Some are even so smart that they use the eq to fiddle with the apparent loudness from one trck to another, and those DJ's are not only playing records. They are doing a live performance. Putting a lot of energy into keeping the beat going, mixing stuff together so two songs are kissing each other for MINUTES. Not just crossfading stuff for three seconds worth of time. Some are even operating three spinning turntables at once and manage to keep the beat pulsating. Yikes! Respect for godssake! The media turns into instruments!

They are making it to an art, and right there are where the powers of a successful DJ are. The loudness on the media has nothing to do with it as long as the man or woman behind the mixer knows the deal and does not shrink the manouvering space.

There are a lot of CLASSIC dancefloor-hymns from the past which get re-issued at the same levels they were cut at back in those days. Those classics does never die and people go MAD when they are thrown out on the dancefloor. In many cases even WILDER than when the latest piece of smashed, muffled and pity-assed production try to accomplish the same kind of roit.

20-25 years back in time people in NY danced a lot to soulful housemusic in crowded locations. The loudness on the media was never an issue. The art and unsmashed movement on the media, the skills of the DJ and the thump was the thing. It still is.

I think it is extremely naive to defend a smashed media (CD, vinyl, whatever) just because that would be the only thing that saves DJ's who haven't got a f-cking clue about what they are actually supposed to do behind their mixers. They should sweat it!

A good DJ should end up with at least one (torn-from-the-mixer) eq-knob and fader in each hand when the night is over. The media is not supposed to mix itself and the level on the media has no connection to how many smiling faces that are crowding a dancefloor. That is a big, big hoax in the context of audio reproduction systems that are built around massive amplification stages and massive loudspeaker systems.
Old 11th June 2006
  #10
Mastering
 

Quote:
Originally Posted by Ruphus
Hello Bob,

What about a production like "Redemption Day" from Sheryl Crow?

I don´t know where current releases are in levels now, maybe even louder ( though I can´t imagine ), but the Crow CD is loud as hell yet great sounding.

Not all that is loud sounds bad, sometimes people seem to achieve loudness and great sonics in the same time. I´d love to know how for certain.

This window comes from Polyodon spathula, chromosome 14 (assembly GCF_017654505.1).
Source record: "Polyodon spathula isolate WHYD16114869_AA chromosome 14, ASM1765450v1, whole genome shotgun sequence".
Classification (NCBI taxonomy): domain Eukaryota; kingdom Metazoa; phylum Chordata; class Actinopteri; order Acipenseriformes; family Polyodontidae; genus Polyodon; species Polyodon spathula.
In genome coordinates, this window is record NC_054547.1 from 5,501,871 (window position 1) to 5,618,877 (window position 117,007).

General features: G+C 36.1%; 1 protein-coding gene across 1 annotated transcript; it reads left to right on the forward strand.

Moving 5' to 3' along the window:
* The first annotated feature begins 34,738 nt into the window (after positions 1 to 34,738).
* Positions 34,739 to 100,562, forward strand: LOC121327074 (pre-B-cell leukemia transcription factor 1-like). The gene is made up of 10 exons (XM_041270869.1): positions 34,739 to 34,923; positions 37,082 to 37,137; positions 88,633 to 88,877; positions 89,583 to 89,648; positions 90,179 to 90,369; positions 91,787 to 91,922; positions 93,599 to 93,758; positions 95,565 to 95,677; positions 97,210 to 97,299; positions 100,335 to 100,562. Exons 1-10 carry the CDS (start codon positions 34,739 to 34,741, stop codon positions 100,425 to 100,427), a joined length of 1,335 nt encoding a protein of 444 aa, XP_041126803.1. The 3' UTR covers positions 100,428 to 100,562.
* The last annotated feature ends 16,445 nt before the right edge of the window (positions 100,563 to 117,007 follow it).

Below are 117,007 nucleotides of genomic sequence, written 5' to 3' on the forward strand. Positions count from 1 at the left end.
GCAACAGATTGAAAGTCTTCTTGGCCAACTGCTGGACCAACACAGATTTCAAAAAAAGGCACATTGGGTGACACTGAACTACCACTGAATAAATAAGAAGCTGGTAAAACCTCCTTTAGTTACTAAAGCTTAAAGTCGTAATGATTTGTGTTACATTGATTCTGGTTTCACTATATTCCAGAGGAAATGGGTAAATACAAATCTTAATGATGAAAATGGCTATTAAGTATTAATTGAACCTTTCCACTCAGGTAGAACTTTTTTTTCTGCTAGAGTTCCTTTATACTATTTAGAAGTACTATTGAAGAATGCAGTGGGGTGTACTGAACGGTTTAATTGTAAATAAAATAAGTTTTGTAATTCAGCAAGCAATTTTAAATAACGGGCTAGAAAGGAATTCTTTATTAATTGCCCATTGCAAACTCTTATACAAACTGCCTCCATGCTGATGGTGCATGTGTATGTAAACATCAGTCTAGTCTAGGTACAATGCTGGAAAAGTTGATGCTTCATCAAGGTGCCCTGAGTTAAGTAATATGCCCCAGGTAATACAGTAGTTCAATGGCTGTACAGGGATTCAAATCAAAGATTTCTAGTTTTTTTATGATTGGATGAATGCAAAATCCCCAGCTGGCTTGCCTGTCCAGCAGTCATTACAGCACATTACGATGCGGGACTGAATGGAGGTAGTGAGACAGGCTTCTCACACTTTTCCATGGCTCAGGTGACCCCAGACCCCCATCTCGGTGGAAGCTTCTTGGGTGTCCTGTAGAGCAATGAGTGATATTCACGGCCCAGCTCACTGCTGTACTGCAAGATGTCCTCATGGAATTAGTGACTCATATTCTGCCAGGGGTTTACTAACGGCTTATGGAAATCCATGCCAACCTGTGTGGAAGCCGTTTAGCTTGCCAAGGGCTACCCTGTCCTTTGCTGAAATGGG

Ruphus
I'll pick up the Sheryl Crow. Even if it sounds great, it's not going to help the main issue, which is that above a certain level, the depth and space and transients go to pot. Thus, those who push the RMS above that level (and I'll bet the Sheryl Crow falls in that, as do much of what I'm making today for demanding clients) are painting the ones who wish to paint with a better palette into a terrible corner. For when our clients want us to have a "competitive RMS", then often all I end up making for them is a seriously sonically-compromised product.

If you put on some of the fantastic-sounding dynamic discs mentioned on my honor roll at digido.com you'll find their RMS level significantly low. Would Steely Dan have a chance to make it in the current marketplace if they were starting out now?

BK
Old 11th June 2006
  #11
Mastering
 

Thank you, Patrik T! Excellent response.
Old 11th June 2006
  #12
Mastering
 

Quote:
Originally Posted by hellcat
well i just wrote a long ass reply hit preview and the session timed out.





bob let me ask you, in reference to the waves pdf i posted...do you think it's possible to get the level you are getting for Six Degrees with this chain only?

Well, first of all, the EASIEST way to get punch is to lower the level. What happens to the bass drum as you raise the RMS level above a certain point? It gets wimpy. The laws of physics will prevail.

As for the Waves Plugs.... while I can talk about the tools till the cows come home, in the end it's not the tools but how you use them and recognize their limitations.

Waves makes some fine plugins.... but the laws of physics will determine that the harder you push ANY compressor, the more transients you will lose, the more "wimpy" the sound will get. I'm totally familiar with and often use the Waves plugsin that you describe below, but the laws of physics are against you if you want to go above about a K-10, for much of the dance material.